The distribution of the workforce through the combination of telework, roaming workers, and satellite offices is neither the technical nor fiscal challenge it was just a few short years ago. Advances in personal computing and mobile communications technology have made advanced tools a common occurrence in many households. The hardware and software solutions available in unified communications have leveled the playing field with large enterprises for small and midsize organizations.
Early adopters of unified communications technologies have moved into newer areas of even further integration. We'll review some of these areas in the final chapter. These solutions are based on VoIP, Session Initiation Protocol (SIP), and SIP trunking and rely on IP‐based networks. They are not new and emerging technologies but are instead a mature cornerstone of telecommunications services. The risks of being caught in the problems of early adoption are past. What matters to government agencies at every level is that the high‐powered communications tools of today improve efficiency, increase productivity, and lower costs while meeting other government objectives in service delivery and the performance of the agency mission.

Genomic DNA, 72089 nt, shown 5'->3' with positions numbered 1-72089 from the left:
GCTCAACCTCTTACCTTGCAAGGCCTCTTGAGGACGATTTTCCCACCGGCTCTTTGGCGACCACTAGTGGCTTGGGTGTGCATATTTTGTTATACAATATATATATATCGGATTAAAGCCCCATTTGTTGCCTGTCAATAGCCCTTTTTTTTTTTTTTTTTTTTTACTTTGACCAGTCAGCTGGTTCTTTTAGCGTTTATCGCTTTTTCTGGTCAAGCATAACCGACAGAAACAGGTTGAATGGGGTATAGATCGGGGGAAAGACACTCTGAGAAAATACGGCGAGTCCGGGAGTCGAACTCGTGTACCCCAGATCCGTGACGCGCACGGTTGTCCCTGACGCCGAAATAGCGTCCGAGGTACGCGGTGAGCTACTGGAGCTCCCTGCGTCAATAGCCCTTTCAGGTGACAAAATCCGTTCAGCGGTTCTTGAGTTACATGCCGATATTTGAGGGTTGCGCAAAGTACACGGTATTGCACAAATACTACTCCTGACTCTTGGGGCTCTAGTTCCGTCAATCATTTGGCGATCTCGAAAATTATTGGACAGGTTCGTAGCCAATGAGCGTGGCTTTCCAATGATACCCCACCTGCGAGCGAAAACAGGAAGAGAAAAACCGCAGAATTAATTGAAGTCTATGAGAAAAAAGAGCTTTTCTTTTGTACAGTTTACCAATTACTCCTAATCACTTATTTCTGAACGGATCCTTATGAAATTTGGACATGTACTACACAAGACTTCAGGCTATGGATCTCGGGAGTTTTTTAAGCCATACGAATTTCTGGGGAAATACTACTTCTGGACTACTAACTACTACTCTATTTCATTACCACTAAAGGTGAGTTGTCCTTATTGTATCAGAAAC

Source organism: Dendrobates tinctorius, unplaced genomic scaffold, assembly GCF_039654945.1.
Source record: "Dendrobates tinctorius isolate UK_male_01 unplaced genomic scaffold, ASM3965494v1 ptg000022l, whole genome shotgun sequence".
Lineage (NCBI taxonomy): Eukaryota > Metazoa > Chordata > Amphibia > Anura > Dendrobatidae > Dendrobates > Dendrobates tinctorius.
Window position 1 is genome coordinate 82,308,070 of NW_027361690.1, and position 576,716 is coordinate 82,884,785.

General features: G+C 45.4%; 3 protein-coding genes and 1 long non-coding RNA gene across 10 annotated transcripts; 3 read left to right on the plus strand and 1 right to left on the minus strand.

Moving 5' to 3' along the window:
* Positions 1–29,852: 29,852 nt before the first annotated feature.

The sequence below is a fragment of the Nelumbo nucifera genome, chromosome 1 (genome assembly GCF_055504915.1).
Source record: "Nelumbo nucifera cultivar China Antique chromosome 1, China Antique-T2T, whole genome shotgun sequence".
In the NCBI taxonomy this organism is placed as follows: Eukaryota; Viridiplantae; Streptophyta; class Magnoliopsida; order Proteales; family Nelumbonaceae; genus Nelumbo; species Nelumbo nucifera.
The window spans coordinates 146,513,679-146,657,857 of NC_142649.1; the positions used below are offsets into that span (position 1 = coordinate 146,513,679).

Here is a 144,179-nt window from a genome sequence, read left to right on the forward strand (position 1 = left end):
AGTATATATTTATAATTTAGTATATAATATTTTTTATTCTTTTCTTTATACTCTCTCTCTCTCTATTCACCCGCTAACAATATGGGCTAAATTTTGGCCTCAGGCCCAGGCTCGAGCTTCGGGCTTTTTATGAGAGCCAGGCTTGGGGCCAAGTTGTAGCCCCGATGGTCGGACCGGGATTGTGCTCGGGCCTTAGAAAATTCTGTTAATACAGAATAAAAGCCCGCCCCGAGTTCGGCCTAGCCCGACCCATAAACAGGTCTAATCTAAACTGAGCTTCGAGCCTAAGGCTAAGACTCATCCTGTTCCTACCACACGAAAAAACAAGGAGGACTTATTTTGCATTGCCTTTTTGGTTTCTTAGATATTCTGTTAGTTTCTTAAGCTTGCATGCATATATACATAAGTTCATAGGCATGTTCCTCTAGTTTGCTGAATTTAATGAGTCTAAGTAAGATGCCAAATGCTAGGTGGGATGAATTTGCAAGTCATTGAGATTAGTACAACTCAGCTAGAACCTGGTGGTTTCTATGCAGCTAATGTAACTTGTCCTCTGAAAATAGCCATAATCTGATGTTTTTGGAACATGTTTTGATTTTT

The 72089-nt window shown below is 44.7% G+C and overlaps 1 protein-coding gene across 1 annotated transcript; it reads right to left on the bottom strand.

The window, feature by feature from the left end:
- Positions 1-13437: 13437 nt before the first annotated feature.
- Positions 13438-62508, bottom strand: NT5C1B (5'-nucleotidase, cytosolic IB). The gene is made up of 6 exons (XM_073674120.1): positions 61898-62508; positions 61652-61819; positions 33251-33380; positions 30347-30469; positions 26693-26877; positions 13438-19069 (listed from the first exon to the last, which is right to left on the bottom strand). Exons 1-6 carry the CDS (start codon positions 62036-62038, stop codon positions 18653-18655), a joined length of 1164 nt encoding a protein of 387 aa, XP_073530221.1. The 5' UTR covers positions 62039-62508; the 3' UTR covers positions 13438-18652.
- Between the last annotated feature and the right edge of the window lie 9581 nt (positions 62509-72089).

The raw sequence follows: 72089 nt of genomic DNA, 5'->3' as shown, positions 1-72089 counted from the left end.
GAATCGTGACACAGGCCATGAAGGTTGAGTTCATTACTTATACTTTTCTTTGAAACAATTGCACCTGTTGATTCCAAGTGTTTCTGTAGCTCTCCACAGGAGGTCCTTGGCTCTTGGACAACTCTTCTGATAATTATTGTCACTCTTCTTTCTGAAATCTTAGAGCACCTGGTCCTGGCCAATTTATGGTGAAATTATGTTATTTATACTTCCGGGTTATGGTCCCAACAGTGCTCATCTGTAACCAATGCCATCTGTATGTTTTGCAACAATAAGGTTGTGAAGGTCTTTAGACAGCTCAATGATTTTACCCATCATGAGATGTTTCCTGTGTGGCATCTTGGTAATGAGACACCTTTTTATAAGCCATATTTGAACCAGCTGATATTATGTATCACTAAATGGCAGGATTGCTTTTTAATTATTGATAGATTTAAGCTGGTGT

Local, state, and federal agencies are implementing teleworking solutions to reduce their carbon footprint. Increasing services with decreased environmental impact and frequently reduced cost presents an example of responsible government making wise use of taxpayer dollars. Although emphasis on lighting costs, data centers, and "green buildings" has garnered a great deal of attention, teleworking solutions are a big part of the effort to build "green government." Beyond the many benefits already identified, telework programs offer a number of green benefits: Fewer automobiles bringing agency staff to a centralized work site reduces pollution. Fewer cubicles in the office reduce consumption.
At the Virginia Information Technologies Agency (VITA), 40% of the workforce teleworks at least one day per week. One factor driving participation in VITA's telework program is the relocation of the IT workforce to a site 20 miles from the previous building, increasing workers' commute. Telework became an attractive alternative for both the agency and the staff. Their primary technologies don't require risky purchases of unknown technology. The primary tools for teleworkers are email and a Blackberry.